The Women in the Green movement has hung posters throughout Judea and Samaria, calling on Prime Minister Binyamin Netanyahu to promote the sovereignty plan during his upcoming meeting with U.S. President Donald Trump.
On the posters, hung on billboards and at the side of traffic arteries, it is written: “Prime minister, go in peace and return with – sovereignty”.
The heads of the Women in Green movement, Yehudit Katsover and Nadia Matar, noted that the signs are intended to sharpen the awareness of the political opportunity inherent in the change of administration at the White House.
“Donald Trump, the American president, planted the hope, during the campaign for election, for a dramatic change in American policy toward events in the Middle East in general and the Israeli-Arab conflict in particular. These things were expressed both in his promise to transfer the embassy from Tel Aviv to Jerusalem and in the party’s decision to erase the clause that views the idea of two states as the necessary outline for a political solution,” said Katsover and Matar.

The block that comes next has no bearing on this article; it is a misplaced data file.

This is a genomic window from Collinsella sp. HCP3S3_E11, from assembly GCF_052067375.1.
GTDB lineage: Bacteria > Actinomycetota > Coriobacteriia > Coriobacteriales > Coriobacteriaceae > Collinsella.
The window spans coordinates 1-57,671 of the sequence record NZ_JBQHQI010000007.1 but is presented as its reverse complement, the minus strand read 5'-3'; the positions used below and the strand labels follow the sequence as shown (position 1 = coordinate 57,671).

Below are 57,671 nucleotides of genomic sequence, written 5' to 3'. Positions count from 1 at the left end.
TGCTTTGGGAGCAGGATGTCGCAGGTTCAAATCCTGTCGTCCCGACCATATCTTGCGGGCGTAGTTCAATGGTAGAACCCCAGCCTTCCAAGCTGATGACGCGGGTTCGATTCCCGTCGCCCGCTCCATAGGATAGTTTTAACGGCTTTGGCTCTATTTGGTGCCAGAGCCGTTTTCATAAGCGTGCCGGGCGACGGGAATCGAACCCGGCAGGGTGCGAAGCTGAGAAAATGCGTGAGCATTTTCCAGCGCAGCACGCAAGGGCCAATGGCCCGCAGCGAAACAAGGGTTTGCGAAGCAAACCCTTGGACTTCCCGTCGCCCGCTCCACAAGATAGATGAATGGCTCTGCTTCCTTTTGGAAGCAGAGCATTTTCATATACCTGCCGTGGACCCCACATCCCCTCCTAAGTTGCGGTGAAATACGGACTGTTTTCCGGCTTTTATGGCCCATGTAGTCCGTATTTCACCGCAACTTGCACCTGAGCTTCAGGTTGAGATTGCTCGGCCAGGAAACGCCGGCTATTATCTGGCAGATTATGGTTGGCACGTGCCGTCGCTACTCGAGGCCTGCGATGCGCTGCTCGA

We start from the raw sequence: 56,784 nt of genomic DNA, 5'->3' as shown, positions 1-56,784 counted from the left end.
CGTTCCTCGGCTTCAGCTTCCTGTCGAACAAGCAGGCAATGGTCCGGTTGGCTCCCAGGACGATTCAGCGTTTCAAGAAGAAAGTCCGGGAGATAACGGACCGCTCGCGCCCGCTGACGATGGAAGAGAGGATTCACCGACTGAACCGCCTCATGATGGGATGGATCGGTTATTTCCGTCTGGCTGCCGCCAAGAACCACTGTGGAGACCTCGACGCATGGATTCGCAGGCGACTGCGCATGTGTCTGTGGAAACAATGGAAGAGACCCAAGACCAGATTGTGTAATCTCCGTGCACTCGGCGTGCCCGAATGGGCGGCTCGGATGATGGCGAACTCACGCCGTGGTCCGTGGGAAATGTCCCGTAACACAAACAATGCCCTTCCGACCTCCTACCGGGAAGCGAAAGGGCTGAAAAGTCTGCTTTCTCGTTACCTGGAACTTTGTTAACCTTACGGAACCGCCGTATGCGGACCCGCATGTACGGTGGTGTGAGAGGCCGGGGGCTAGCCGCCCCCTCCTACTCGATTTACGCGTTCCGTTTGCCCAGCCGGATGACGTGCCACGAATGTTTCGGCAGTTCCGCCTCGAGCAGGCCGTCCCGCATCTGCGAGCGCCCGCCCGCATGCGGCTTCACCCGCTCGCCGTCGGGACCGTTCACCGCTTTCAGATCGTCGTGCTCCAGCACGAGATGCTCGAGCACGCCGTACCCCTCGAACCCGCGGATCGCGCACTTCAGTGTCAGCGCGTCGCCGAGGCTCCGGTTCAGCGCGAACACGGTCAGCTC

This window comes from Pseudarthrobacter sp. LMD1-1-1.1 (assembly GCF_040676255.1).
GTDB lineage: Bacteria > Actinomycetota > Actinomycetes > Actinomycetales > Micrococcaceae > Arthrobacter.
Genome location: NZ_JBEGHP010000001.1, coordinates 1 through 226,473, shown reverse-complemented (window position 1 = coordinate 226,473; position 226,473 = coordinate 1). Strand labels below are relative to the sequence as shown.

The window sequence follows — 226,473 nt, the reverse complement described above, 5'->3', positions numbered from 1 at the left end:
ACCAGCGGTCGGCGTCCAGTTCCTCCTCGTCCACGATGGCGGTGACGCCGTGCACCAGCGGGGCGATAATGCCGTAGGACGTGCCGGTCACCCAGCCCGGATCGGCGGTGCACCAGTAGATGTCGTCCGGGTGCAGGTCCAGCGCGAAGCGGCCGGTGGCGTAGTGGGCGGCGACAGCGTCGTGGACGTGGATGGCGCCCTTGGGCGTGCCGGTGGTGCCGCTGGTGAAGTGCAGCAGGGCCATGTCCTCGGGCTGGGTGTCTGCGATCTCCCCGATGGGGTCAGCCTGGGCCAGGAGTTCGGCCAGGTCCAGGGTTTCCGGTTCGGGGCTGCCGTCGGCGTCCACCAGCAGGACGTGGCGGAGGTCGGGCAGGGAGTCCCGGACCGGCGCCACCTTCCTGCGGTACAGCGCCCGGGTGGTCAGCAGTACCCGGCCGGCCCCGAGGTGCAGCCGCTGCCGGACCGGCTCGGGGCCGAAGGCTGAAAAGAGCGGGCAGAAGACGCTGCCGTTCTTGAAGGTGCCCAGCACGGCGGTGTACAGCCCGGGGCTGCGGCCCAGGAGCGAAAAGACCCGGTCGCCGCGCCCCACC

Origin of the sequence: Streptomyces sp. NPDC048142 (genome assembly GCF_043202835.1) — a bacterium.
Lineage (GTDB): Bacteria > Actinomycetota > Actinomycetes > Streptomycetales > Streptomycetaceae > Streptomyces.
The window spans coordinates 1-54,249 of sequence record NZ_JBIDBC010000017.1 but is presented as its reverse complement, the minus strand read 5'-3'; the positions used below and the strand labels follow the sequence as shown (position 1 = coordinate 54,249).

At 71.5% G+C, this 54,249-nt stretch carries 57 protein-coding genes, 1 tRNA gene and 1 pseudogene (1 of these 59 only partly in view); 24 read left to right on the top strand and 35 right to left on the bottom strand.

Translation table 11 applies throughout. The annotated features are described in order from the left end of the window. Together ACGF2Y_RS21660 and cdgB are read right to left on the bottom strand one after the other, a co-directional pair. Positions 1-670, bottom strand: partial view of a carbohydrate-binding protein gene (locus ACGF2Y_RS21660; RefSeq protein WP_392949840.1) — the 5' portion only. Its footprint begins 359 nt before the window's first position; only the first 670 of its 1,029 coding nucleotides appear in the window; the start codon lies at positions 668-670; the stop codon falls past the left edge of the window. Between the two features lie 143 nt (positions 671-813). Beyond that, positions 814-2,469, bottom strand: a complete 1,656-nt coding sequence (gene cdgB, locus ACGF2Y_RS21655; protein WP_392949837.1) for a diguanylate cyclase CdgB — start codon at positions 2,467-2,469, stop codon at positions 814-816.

“But without a political-ideological statement from Israel, a change in the ship of state’s course away from the illusions of dividing the Land will not happen. In light of this, we call on the prime minister to come with an immediate political plan in his toolbox, that will lead to the application of Israeli sovereignty in Judea and Samaria”, they added, noting that “this is the only logical, ethical and Zionist political plan that the prime minister of Israel can bring to the White House”.
The two women described the ever-increasing support in the Israeli street for the idea of sovereignty. This faces a well-oiled machine that continues to advocate the idea of establishing a Palestinian terror state in the heart of the Land, a machine backed by foreign political interests, in their words.
The distribution of the posters was carried out a few days before the Fourth Sovereignty Conference, which is scheduled for Sunday in Jerusalem with the participation of ministers and public figures.
“We saw practical evidence of the broadening public support for the idea of sovereignty during the preparation for the conference when, days before it was scheduled to be held, registration had to be halted, since the hundreds of seats were sold out,” said Katsover and Matar.